IFLA & EIFL: Formation of New Dynamic Coalition on Public Access in Libraries at the Internet Governance Forum
From an IFLA Announcement:
IFLA is pleased to report that a new Dynamic Coalition on Public Access in Libraries has been approved by the Secretariat of the Internet Governance Forum (IGF). IGF Dynamic Coalitions are informal, issue-specific groups consisting of stakeholders that are interested in particular issues. They gather academics, representatives of governments, and members of civil society interested in collaborating, participating in debates, and engaging in the coalition’s work.
The International Federation of Library Associations and Institutions (IFLA) and Electronic Information for Libraries (EIFL) are the organisers of this coalition and we are now seeking more members who are interested in the topic and wish to be kept informed of the DC’s activities, discussions and progress.
Within the context of the IGF, no arena currently exists for the discussion of Internet governance issues relating to public access intermediaries such as public libraries. Public access to the Internet is tackled in a cross-programme sense, but the sheer reach of libraries – there are over one billion registered library users on the planet – demands that special attention be paid to the challenges and opportunities faced and offered by these crucial institutions. Everyday libraries face challenges offered by serving disparate user groups – children and young people, the unemployed, the elderly, the disabled and many other mainstream and marginalised groups. They may be the only places in communities that allow access to social media or Internet telephony, or provide gateways to e-government services. Public library staff must be aware of and able to serve the needs of users, while at the same time remaining aware of privacy and human rights issues.
The formation of a new Dynamic Coalition on Public Access in Libraries creates a space within the IGF to address the Internet governance issues relating to public access, and will enable a discussion to take place about how the existing expertise, networks and infrastructure offered by public libraries can contribute to the goals and spirit of the WSIS process. This discussion would be truly multi-stakeholder – public libraries are funded by the taxpayer and embedded in government infrastructure, they are frequented by members of civil society and the entrepreneurs behind SMEs, and they frequently partner with the private sector to provide buildings and services. A Dynamic Coalition on Public Access in Libraries would benefit from the participation of representatives from all these groups.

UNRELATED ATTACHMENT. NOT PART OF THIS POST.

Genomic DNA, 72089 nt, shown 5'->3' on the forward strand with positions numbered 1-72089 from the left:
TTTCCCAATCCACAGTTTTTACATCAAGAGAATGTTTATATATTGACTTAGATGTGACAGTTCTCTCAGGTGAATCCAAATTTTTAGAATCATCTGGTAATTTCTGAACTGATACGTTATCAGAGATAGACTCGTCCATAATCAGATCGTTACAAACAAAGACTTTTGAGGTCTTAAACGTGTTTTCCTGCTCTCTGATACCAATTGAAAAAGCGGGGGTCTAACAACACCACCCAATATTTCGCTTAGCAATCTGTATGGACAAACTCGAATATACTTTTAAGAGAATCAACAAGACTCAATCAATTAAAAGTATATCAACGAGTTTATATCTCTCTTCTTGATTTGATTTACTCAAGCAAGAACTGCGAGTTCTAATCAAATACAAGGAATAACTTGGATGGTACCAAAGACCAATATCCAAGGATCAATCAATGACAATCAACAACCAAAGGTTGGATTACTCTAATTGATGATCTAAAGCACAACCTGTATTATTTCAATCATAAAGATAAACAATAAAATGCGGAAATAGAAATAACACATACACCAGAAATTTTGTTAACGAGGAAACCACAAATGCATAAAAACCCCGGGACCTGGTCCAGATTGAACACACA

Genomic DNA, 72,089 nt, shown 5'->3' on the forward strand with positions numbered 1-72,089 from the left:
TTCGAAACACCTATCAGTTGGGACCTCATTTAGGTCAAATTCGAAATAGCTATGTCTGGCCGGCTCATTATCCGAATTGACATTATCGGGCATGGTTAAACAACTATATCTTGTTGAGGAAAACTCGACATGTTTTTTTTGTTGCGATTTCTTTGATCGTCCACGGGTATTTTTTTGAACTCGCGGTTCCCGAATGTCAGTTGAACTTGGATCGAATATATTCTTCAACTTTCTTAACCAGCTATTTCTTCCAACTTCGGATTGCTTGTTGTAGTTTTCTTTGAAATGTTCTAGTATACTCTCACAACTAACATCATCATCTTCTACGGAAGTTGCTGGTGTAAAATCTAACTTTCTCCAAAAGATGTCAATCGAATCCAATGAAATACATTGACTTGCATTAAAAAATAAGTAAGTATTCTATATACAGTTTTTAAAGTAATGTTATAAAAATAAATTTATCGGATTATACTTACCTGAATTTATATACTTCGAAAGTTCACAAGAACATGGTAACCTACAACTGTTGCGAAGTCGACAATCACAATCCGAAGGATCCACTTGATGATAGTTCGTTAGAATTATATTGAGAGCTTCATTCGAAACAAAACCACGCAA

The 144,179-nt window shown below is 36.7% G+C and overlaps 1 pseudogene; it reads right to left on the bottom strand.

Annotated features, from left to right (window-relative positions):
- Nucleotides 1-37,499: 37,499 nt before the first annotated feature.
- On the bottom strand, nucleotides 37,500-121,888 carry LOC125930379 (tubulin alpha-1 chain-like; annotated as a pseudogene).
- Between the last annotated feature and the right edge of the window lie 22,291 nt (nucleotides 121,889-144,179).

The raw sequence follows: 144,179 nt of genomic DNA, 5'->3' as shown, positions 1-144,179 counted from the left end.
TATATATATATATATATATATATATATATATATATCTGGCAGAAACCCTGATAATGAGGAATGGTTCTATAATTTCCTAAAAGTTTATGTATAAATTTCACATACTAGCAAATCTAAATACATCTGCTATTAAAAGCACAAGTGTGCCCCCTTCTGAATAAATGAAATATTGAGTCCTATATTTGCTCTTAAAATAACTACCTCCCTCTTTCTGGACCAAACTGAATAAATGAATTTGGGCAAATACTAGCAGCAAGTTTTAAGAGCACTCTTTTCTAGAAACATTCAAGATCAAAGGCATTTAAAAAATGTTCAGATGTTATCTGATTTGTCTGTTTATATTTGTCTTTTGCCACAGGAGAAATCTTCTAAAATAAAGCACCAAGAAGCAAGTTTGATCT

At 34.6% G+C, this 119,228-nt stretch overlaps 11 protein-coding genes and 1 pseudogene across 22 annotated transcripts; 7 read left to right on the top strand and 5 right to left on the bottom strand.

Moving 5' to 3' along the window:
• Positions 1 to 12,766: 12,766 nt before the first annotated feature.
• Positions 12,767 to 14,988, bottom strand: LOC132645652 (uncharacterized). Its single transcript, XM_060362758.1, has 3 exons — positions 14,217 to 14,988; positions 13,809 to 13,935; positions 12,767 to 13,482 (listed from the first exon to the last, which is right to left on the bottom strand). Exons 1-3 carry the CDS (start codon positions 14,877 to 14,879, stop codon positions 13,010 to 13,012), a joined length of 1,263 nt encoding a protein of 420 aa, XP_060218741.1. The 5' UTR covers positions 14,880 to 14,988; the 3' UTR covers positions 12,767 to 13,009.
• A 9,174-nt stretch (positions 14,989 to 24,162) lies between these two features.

Objectives of the Coalition
- To place public access to the Internet through public libraries on the agenda of the IGF as a cross-cutting issue on a number of IGF key themes e.g. Internet Governance and Development; Access and Diversity; Security, Openness and Privacy; Youth.
- To ensure that representatives of libraries and their users are consulted on issues of Internet Governance within, and outside of, the context of the IGF.
- To create a dialogue between library representatives and policy makers on the potential of public libraries in major policy areas such as social cohesion, education, employment, community development, health and agriculture, in pursuit of sustainable funding and favourable policies towards libraries.
- To feed in IGF-related activities to existing EIFL and IFLA work programmes for ICTD in 2012 and beyond, such as the Beyond Access Campaign on libraries and development, European Union activities on e-Inclusion and the IFLA World Library and Information Congress (WLIC) in Helsinki in August 2012.
Learn More in the Complete Announcement and via this Internet Governance Forum (IGF) Video (via YouTube)
About Gary Price
Gary Price (email@example.com) is a librarian, writer, consultant, and frequent conference speaker based in the Washington D.C. metro area. Before launching INFOdocket, Price and Shirl Kennedy were the founders and senior editors at ResourceShelf and DocuTicker for 10 years. From 2006-2009 he was Director of Online Information Services at Ask.com, and is currently a contributing editor at Search Engine Land.